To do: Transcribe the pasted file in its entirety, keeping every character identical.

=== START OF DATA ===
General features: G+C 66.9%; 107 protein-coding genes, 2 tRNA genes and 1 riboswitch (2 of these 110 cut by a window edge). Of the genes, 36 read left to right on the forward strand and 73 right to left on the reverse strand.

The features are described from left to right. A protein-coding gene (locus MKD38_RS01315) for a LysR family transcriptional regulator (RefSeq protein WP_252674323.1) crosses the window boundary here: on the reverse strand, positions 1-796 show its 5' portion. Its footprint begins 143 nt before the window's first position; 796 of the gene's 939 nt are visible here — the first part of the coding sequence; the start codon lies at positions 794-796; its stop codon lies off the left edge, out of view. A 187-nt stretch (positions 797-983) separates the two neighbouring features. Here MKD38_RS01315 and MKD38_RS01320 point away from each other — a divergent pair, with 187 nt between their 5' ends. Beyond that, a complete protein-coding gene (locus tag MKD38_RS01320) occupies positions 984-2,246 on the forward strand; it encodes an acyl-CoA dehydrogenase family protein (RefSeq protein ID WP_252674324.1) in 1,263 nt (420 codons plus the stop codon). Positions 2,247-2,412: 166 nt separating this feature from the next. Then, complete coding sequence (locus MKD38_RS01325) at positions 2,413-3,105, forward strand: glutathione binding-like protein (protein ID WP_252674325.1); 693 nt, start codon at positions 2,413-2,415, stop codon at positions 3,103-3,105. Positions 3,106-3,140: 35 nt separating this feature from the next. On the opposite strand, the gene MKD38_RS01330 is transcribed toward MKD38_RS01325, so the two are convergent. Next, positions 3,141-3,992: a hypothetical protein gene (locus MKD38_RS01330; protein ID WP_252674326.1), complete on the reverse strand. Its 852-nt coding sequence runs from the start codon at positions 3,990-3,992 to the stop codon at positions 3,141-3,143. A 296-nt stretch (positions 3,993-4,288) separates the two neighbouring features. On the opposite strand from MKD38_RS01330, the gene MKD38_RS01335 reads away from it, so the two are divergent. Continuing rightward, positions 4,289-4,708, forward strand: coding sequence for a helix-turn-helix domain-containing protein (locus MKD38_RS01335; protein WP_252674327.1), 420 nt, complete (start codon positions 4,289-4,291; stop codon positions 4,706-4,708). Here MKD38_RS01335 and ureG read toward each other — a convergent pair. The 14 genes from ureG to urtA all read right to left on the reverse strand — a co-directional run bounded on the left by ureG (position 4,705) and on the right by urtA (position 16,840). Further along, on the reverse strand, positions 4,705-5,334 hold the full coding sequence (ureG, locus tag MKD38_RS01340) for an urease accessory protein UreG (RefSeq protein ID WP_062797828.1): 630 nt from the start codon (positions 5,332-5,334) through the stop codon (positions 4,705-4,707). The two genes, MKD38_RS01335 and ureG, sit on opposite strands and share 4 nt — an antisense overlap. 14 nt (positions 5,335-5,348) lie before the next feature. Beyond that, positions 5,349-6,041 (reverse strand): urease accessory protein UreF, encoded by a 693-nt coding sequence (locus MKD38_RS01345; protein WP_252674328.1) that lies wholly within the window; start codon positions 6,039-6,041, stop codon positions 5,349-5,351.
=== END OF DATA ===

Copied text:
General features: G+C 66.9%; 107 protein-coding genes, 2 tRNA genes and 1 riboswitch (2 of these 110 cut by a window edge). Of the genes, 36 read left to right on the forward strand and 73 right to left on the reverse strand.

The features are described from left to right. A protein-coding gene (locus MKD38_RS01315) for a LysR family transcriptional regulator (RefSeq protein WP_252674323.1) crosses the window boundary here: on the reverse strand, positions 1-796 show its 5' portion. Its footprint begins 143 nt before the window's first position; 796 of the gene's 939 nt are visible here — the first part of the coding sequence; the start codon lies at positions 794-796; its stop codon lies off the left edge, out of view. A 187-nt stretch (positions 797-983) separates the two neighbouring features. Here MKD38_RS01315 and MKD38_RS01320 point away from each other — a divergent pair, with 187 nt between their 5' ends. Beyond that, a complete protein-coding gene (locus tag MKD38_RS01320) occupies positions 984-2,246 on the forward strand; it encodes an acyl-CoA dehydrogenase family protein (RefSeq protein ID WP_252674324.1) in 1,263 nt (420 codons plus the stop codon). Positions 2,247-2,412: 166 nt separating this feature from the next. Then, complete coding sequence (locus MKD38_RS01325) at positions 2,413-3,105, forward strand: glutathione binding-like protein (protein ID WP_252674325.1); 693 nt, start codon at positions 2,413-2,415, stop codon at positions 3,103-3,105. Positions 3,106-3,140: 35 nt separating this feature from the next. On the opposite strand, the gene MKD38_RS01330 is transcribed toward MKD38_RS01325, so the two are convergent. Next, positions 3,141-3,992: a hypothetical protein gene (locus MKD38_RS01330; protein ID WP_252674326.1), complete on the reverse strand. Its 852-nt coding sequence runs from the start codon at positions 3,990-3,992 to the stop codon at positions 3,141-3,143. A 296-nt stretch (positions 3,993-4,288) separates the two neighbouring features. On the opposite strand from MKD38_RS01330, the gene MKD38_RS01335 reads away from it, so the two are divergent. Continuing rightward, positions 4,289-4,708, forward strand: coding sequence for a helix-turn-helix domain-containing protein (locus MKD38_RS01335; protein WP_252674327.1), 420 nt, complete (start codon positions 4,289-4,291; stop codon positions 4,706-4,708). Here MKD38_RS01335 and ureG read toward each other — a convergent pair. The 14 genes from ureG to urtA all read right to left on the reverse strand — a co-directional run bounded on the left by ureG (position 4,705) and on the right by urtA (position 16,840). Further along, on the reverse strand, positions 4,705-5,334 hold the full coding sequence (ureG, locus tag MKD38_RS01340) for an urease accessory protein UreG (RefSeq protein ID WP_062797828.1): 630 nt from the start codon (positions 5,332-5,334) through the stop codon (positions 4,705-4,707). The two genes, MKD38_RS01335 and ureG, sit on opposite strands and share 4 nt — an antisense overlap. 14 nt (positions 5,335-5,348) lie before the next feature. Beyond that, positions 5,349-6,041 (reverse strand): urease accessory protein UreF, encoded by a 693-nt coding sequence (locus MKD38_RS01345; protein WP_252674328.1) that lies wholly within the window; start codon positions 6,039-6,041, stop codon positions 5,349-5,351.